Stonehenge Paper: More Tests—Colored Pencil

February 24, 2010

Colored Pencil tests on Stonehenge paper.

100207AEskimo Left: Colored pencil test on Stonehenge in my sample journal with that paper. I used Faber-Castell Albrecht Dürer Aquarelles dry for this test. Crinkling at the top of the image is a folded tab of glassine that is protecting the previous page spread from smudging when I apply pressure to later pages.

My experience using the Stabilo Tones on Stonehenge (see yesterday's post which includes a list of all previous related posts) left me with several pages in the book, several media untested, and a sure knowledge that I wouldn't be using this paper for binding visual journals in the near future. However, as you all know I have a tremendous curiosity about paper. I decided to continue my experiments and fill the journal.

My intent, when I started working with the watersoluble pencil, was that I would use water and draw out washes, but I immediately abandoned that idea because 1. I liked the way the dog sketch was progressing dry, and 2. I already had enough experiments involving water media in this book to let me know what would happen. (I finally did do a wet experiment, which you will see at the end of this post.)

100207AEskimoDetail Left: A detail of the first image shows the stroke issues and pilling.

So here with a violet blue, and indigo, and a cool red pencil I did a quick sketch of an eskimo dog who was cavorting around on the television (another reason for continuing my experiments was that I had been "locked" inside all day and needed to sketch, regardless of the paper!).

I found that the paper was resistant to blending and it was no fun to push the pencil around on this paper. I use light pressure and even with light pressure I found it difficult to cover change of direction of previous strokes, and in the areas that I worked for full coverage (negative space beneath the dog) pilling and slickness quickly appeared (something I don't like in my colored pencil drawings.) The paper had little ability to hold the light layers I like to use to build up my colored pencil drawings.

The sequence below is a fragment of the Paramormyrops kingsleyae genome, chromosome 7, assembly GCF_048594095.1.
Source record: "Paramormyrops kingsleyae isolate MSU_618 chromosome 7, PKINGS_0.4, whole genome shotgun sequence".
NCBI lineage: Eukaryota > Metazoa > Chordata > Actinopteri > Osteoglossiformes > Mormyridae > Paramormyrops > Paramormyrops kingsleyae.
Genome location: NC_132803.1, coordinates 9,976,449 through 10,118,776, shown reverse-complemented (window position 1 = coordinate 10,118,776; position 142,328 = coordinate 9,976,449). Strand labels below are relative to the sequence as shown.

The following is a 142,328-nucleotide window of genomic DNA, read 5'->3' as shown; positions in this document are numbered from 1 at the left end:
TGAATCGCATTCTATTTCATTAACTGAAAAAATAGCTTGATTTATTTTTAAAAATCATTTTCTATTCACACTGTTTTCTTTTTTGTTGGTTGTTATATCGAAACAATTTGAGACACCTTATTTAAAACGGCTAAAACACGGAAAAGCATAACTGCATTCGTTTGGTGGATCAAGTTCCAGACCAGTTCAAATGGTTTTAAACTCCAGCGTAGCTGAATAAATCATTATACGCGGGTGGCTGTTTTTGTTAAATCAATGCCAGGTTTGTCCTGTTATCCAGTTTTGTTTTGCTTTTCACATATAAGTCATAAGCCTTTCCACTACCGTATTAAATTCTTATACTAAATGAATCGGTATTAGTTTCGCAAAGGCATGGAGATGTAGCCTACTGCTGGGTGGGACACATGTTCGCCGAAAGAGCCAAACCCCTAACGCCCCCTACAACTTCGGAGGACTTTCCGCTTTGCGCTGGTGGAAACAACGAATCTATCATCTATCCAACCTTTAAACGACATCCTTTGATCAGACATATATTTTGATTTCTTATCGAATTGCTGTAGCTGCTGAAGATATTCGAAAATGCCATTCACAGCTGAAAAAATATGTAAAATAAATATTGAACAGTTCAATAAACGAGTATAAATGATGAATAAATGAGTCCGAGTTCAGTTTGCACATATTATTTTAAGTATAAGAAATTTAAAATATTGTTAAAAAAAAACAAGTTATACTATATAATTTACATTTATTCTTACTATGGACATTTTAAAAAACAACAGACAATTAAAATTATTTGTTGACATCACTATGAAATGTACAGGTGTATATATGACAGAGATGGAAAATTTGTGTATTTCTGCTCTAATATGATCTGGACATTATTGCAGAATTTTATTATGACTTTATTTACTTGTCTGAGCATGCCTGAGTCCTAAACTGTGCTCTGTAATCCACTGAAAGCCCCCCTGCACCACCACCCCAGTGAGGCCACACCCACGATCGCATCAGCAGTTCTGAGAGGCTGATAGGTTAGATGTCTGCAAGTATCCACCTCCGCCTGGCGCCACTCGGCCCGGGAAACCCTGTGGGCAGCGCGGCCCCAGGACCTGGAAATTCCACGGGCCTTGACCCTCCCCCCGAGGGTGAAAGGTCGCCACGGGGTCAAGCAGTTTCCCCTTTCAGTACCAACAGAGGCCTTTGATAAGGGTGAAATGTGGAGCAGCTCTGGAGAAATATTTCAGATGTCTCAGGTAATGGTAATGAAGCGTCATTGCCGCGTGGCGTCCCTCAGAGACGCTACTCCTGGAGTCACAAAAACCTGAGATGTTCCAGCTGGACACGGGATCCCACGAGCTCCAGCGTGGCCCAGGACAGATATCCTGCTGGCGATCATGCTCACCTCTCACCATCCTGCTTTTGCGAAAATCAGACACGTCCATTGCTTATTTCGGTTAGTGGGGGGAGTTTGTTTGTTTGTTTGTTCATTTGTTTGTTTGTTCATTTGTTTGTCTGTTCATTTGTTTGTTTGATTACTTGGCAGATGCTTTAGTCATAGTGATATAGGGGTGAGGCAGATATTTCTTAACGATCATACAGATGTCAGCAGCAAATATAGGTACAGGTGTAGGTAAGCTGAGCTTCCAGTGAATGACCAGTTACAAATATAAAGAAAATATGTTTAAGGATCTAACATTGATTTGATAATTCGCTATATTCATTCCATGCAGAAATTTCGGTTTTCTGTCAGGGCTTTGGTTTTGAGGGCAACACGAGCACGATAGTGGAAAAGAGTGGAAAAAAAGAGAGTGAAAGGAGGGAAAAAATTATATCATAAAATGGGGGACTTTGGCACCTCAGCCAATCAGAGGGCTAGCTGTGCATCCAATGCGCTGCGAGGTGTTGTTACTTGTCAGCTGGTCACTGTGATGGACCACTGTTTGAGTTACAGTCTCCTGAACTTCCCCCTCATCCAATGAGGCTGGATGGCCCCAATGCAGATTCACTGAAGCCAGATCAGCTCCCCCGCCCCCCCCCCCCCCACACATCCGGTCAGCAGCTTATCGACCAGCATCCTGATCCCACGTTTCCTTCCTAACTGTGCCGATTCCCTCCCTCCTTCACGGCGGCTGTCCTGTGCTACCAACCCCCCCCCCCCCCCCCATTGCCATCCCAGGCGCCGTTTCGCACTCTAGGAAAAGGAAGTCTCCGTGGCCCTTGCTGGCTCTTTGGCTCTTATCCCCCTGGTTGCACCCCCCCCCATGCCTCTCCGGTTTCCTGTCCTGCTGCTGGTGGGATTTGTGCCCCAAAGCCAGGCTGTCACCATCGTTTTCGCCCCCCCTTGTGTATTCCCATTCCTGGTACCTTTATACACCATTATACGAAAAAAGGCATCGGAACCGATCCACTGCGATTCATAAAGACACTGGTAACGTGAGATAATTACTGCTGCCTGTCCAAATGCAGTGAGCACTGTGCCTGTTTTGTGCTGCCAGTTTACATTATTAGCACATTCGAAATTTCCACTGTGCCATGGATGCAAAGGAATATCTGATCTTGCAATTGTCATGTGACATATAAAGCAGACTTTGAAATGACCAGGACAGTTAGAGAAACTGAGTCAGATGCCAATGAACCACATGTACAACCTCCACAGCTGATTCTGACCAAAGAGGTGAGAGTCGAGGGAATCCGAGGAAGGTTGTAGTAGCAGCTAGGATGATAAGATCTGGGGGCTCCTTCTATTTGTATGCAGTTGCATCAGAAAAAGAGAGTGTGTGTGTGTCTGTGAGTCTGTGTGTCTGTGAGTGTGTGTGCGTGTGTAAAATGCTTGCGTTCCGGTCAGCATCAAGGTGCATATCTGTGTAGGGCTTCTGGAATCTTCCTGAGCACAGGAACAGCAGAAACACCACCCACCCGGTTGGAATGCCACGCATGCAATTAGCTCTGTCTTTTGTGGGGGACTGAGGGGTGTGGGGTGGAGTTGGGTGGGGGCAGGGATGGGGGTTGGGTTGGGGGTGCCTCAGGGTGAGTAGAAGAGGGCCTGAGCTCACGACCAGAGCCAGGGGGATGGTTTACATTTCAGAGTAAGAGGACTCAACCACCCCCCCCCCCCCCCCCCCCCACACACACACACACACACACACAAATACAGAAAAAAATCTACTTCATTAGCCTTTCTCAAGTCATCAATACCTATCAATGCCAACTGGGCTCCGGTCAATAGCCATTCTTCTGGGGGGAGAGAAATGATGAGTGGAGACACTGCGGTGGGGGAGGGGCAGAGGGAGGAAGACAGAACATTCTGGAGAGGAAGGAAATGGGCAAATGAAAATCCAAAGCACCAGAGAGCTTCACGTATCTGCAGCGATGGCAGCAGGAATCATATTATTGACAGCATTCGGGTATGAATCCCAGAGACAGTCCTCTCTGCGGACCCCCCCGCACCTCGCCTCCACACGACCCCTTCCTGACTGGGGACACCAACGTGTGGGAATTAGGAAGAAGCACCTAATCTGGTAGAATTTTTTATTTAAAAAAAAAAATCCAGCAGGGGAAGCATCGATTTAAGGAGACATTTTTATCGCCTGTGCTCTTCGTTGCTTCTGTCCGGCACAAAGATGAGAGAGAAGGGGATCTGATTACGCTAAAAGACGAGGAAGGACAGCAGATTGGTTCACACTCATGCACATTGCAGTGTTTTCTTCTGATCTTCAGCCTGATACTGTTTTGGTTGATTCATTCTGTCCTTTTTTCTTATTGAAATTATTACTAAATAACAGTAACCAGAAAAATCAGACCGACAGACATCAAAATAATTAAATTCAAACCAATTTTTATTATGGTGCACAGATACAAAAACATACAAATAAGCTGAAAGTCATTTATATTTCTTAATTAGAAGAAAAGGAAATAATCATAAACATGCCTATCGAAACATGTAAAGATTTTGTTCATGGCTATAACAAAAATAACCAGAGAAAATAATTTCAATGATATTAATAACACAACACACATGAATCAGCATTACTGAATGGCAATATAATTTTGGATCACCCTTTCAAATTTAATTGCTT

100207BDucktoller Left: A Duck Toller again with Faber-Castell Albrecht Dürer Aquarelles: two blue pencils and a cool red, used dry.

The second dog drawing went better because I didn't attempt to vary my pencil direction much, but it was also unsatisfying as I worked. I simply didn't like the feel of the pencils on this paper. I found building satisfying darks difficult indeed.

I worked on a couple other drawings to see if I would warm up to the paper, but finally went to bed deciding to sleep on the matter. The next day I tested other colored pencil brands across a page spread, to see if drawing dry with one of my wax-based pencils was more pleasant on this paper, as I prefer to draw dry with wax-based pencils.

100208PencilTests Left: On this page spread I tested other brands of colored pencils and also did a watersoluble colored pencil test (bottom right). The strip of colored paper at the center of the spread was pre-collaged there. It is a piece of drawing paper on which alcohol inks have been streaked and rubbed.

I used—Derwent Drawing (very smudgy on this paper and a lot of work to not get where I usually do with these pencils); Derwent Colour Soft (which created a soft and lovely line and did allow for hiding directional changes with a "little" more ease, but still ended up with stippling/pilling); Derwent Signature (which were already too stiff and resulted in streaking even with light pressure, making shading so problematic I didn't waste any more time on it); and Prismacolors (which are my favorite wax-based pencil—they felt softer than the Derwent Signature and as soft as the Derwent Colour Soft on this paper, and blended better than either of those pencils).

On the right-hand page I started a drawing with Prismacolors because the initial test had been so promising. I quickly aborted the sketch of a pepper. I found that the paper gave up even under light pressure when I tried to layer colors and when you held the paper under a raking light you could see the paper already gave off an overworked and slick impression.